Interest rates and terms
Borrowers with credit-based loans can get a 0.25 percent interest rate discount after setting up automatic payments. That discount rises to 2 percent if you take out a loan based on your future income and set up autopay. Below are Ascent’s interest rates by loan type. All rates include an automatic payment discount.
|Loan product||Variable rate||Fixed rate|
|Undergraduate non-co-signed||2.71% to 12.99% APR||3.53% to 14.50% APR|
|Undergraduate co-signed||2.71% to 12.99% APR||3.53% to 14.50% APR|
|General graduate school||3.67% to 12.42% APR||4.57% to 13.44% APR|
|Law school||3.67% to 12.42% APR||4.57% to 13.44% APR|
|Dental school||3.67% to 12.42% APR||4.57% to 13.44% APR|
|Medical school||3.67% to 12.42% APR||4.57% to 13.44% APR|
|MBA||3.67% to 12.42% APR||4.57% to 13.44% APR|
Fees and penalties
Ascent doesn’t charge any origination, application or disbursement fees for its student loans or parent loans. There’s also no penalty for paying off your loan early. However, borrowers may be charged fees for late payments and returned payments.
What are repayment terms and grace period for Ascent?
Ascent’s repayment terms vary by loan type, but all student loans come with a grace period of at least nine months.
Undergraduate borrowers with a variable-rate loan can choose repayment terms of five, seven, 10, 12 or 15 years. But the only repayment term options for fixed-rate loans are five, seven, 10 or 12 years. Undergraduate borrowers without a co-signer who choose a fixed-rate loan are limited to a 10-year repayment period. After graduation, borrowers can defer payments for up to nine months.
All graduate loans offer repayment periods of seven, 10, 12 or 15 years for a variable-rate loan and seven, 10 or 12 years for a fixed-rate loan. Medical and dental students have an additional 20-year repayment option for variable-rate loans. MBA, law and general graduate students have a nine-month grace period, while dental students and medical students can defer payments for up to 12 or 36 months, respectively.
Repayment options include:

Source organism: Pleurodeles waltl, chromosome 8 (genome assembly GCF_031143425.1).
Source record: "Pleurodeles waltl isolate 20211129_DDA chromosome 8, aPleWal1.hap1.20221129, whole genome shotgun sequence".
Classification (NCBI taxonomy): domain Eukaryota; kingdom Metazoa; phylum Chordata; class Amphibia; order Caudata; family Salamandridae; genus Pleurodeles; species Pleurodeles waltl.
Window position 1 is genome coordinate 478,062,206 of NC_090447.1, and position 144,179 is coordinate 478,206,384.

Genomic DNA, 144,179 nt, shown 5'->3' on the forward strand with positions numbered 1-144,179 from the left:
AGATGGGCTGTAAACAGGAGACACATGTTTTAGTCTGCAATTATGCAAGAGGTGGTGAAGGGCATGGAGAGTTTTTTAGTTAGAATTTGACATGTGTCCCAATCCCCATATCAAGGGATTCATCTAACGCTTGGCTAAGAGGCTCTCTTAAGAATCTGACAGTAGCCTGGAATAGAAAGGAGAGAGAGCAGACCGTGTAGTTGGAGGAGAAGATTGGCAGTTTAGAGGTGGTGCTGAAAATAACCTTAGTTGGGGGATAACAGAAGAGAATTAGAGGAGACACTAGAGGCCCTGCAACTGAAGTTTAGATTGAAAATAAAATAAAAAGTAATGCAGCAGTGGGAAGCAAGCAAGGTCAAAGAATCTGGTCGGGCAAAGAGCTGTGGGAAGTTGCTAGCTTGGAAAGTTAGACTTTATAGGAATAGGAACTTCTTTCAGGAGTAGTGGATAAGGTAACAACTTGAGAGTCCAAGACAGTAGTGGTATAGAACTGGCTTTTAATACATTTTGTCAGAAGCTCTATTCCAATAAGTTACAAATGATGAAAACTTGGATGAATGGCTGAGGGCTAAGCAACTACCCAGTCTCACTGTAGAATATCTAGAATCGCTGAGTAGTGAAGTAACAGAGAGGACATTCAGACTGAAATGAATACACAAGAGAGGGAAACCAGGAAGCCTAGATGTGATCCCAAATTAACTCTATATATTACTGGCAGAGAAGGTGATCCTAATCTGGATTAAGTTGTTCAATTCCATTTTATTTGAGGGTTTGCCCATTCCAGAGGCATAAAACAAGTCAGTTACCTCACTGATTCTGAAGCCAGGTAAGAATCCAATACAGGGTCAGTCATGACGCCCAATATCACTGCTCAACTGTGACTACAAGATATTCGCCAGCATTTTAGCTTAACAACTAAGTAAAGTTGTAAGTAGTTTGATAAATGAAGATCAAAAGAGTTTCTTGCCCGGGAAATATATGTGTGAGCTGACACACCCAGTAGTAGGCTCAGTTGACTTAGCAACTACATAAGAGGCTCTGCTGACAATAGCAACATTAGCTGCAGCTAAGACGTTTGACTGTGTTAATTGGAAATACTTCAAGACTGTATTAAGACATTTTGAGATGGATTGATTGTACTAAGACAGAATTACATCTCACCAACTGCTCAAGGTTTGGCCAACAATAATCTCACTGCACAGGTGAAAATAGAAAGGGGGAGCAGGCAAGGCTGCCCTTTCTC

- Deferred: Borrowers don’t have to make principal or interest payments while they’re enrolled at least half time in school and during the grace period.
- Interest-only: Borrowers can choose to make interest payments while enrolled at least half time in school.
- $25 minimum repayment: Borrowers can pay at least $25 a month while enrolled at least half time. This helps reduce the balance you have to pay down after graduation.
- Graduated repayment: Borrowers start with lower payments after graduation. Payments slowly increase over time until the loan is paid off.
Ascent’s student loans are funded by Richland State Bank, which received an A+ rating by the BBB, and they’re serviced by Launch Servicing.
You can contact Ascent’s customer service department at 877-216-0876 Monday through Thursday from 7 a.m. to 5 p.m. PST and Friday from 7 a.m. to 4 p.m. PST. The company’s email address is email@example.com.
For questions about an existing loan, such as payment, deferment or forbearance information, contact Launch Servicing. You can reach the customer service department at 877-354-2629 every day from 8 a.m. to 5 p.m. CST. The company’s email address is firstname.lastname@example.org.
How to apply for a loan with Ascent
Borrowers can apply for an Ascent student loan entirely online. The application process takes about five minutes if you have all of your information handy. Here’s what the process looks like when applying for a loan through Ascent:
- Fill out the online application. You’ll need to answer questions about the school you plan to attend, the degree you’re seeking, any financial aid received, citizenship status, the amount you want to borrow and expected enrollment status and graduation date. Be prepared to provide your Social Security number.
- Receive your preliminary decision. Based on whether you plan to add a co-signer and the type of interest rate you prefer, Ascent will give you an interest rate estimate.
- Accept your offer. If you feel that the loan terms are affordable, accept the loan and choose a repayment plan.
- Upload your required documents. You and your co-signer (if applicable) will need to sign loan documents and upload them to the portal.
- Wait for Ascent to review your documents. It may take Ascent one to two business days to review the information. Then the lender will contact your school to certify the loan. The certification process varies by school, so Ascent recommends asking your school how long its certification process takes.
What to do if your application gets turned down
If your application is turned down, call the customer service department and ask for clarification. The lender can tell you why you didn’t qualify and might suggest applying again with a qualified co-signer.
If you go this route, make sure the co-signer understands their responsibilities. They’re legally responsible for making payments if you fall behind, and any missed payments could impact both of your credit histories. If you don’t have a co-signer, you can boost your approval chances by improving your credit scores and increasing your income.
Also shop around with multiple lenders. Compare interest rates, loan terms, loan amounts and repayment options. Getting a low interest rate and keeping fees to a minimum can save you thousands over the life of a loan. You may be able to find a better deal with other private student loan lenders, such as CommonBond, Earnest and SoFi.
How Bankrate rates Ascent